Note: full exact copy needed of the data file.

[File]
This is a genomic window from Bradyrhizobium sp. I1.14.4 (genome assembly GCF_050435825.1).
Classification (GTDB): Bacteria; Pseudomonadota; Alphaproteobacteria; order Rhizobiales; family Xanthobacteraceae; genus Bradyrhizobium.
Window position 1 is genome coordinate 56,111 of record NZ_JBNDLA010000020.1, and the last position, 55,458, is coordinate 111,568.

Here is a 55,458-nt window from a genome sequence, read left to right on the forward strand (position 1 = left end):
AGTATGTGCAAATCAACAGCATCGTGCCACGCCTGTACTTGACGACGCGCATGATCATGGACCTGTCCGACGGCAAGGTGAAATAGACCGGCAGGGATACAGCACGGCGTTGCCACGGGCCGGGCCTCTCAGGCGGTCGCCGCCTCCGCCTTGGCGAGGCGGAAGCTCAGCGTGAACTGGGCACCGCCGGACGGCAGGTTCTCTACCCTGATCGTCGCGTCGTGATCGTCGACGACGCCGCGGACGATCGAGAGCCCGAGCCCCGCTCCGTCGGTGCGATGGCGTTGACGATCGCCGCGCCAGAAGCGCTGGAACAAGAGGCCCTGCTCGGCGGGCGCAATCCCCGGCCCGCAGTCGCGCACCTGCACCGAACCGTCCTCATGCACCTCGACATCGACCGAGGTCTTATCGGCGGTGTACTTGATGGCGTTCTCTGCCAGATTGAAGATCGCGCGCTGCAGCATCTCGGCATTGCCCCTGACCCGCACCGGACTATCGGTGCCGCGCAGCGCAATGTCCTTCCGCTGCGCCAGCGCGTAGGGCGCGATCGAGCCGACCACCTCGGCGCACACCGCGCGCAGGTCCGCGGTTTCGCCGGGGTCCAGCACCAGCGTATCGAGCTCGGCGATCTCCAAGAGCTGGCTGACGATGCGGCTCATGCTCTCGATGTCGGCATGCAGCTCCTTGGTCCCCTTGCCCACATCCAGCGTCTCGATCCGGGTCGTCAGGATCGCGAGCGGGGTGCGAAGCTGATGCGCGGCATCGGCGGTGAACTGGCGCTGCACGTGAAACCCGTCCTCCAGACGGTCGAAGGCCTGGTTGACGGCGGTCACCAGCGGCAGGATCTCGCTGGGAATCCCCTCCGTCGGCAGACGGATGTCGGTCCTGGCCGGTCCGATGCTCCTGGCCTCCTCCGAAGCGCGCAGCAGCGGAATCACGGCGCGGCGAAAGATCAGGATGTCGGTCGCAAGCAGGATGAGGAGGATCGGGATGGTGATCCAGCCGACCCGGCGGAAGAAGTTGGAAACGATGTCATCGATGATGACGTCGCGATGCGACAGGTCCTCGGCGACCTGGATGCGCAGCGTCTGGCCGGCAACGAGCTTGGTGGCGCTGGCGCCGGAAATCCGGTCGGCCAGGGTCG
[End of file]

This is a genomic window from Bradyrhizobium sp. I1.14.4 (genome assembly GCF_050435825.1).
Classification (GTDB): Bacteria; Pseudomonadota; Alphaproteobacteria; order Rhizobiales; family Xanthobacteraceae; genus Bradyrhizobium.
Window position 1 is genome coordinate 56,111 of record NZ_JBNDLA010000020.1, and the last position, 55,458, is coordinate 111,568.

Here is a 55,458-nt window from a genome sequence, read left to right on the forward strand (position 1 = left end):
AGTATGTGCAAATCAACAGCATCGTGCCACGCCTGTACTTGACGACGCGCATGATCATGGACCTGTCCGACGGCAAGGTGAAATAGACCGGCAGGGATACAGCACGGCGTTGCCACGGGCCGGGCCTCTCAGGCGGTCGCCGCCTCCGCCTTGGCGAGGCGGAAGCTCAGCGTGAACTGGGCACCGCCGGACGGCAGGTTCTCTACCCTGATCGTCGCGTCGTGATCGTCGACGACGCCGCGGACGATCGAGAGCCCGAGCCCCGCTCCGTCGGTGCGATGGCGTTGACGATCGCCGCGCCAGAAGCGCTGGAACAAGAGGCCCTGCTCGGCGGGCGCAATCCCCGGCCCGCAGTCGCGCACCTGCACCGAACCGTCCTCATGCACCTCGACATCGACCGAGGTCTTATCGGCGGTGTACTTGATGGCGTTCTCTGCCAGATTGAAGATCGCGCGCTGCAGCATCTCGGCATTGCCCCTGACCCGCACCGGACTATCGGTGCCGCGCAGCGCAATGTCCTTCCGCTGCGCCAGCGCGTAGGGCGCGATCGAGCCGACCACCTCGGCGCACACCGCGCGCAGGTCCGCGGTTTCGCCGGGGTCCAGCACCAGCGTATCGAGCTCGGCGATCTCCAAGAGCTGGCTGACGATGCGGCTCATGCTCTCGATGTCGGCATGCAGCTCCTTGGTCCCCTTGCCCACATCCAGCGTCTCGATCCGGGTCGTCAGGATCGCGAGCGGGGTGCGAAGCTGATGCGCGGCATCGGCGGTGAACTGGCGCTGCACGTGAAACCCGTCCTCCAGACGGTCGAAGGCCTGGTTGACGGCGGTCACCAGCGGCAGGATCTCGCTGGGAATCCCCTCCGTCGGCAGACGGATGTCGGTCCTGGCCGGTCCGATGCTCCTGGCCTCCTCCGAAGCGCGCAGCAGCGGAATCACGGCGCGGCGAAAGATCAGGATGTCGGTCGCAAGCAGGATGAGGAGGATCGGGATGGTGATCCAGCCGACCCGGCGGAAGAAGTTGGAAACGATGTCATCGATGATGACGTCGCGATGCGACAGGTCCTCGGCGACCTGGATGCGCAGCGTCTGGCCGGCAACGAGCTTGGTGGCGCTGGCGCCGGAAATCCGGTCGGCCAGGGTCG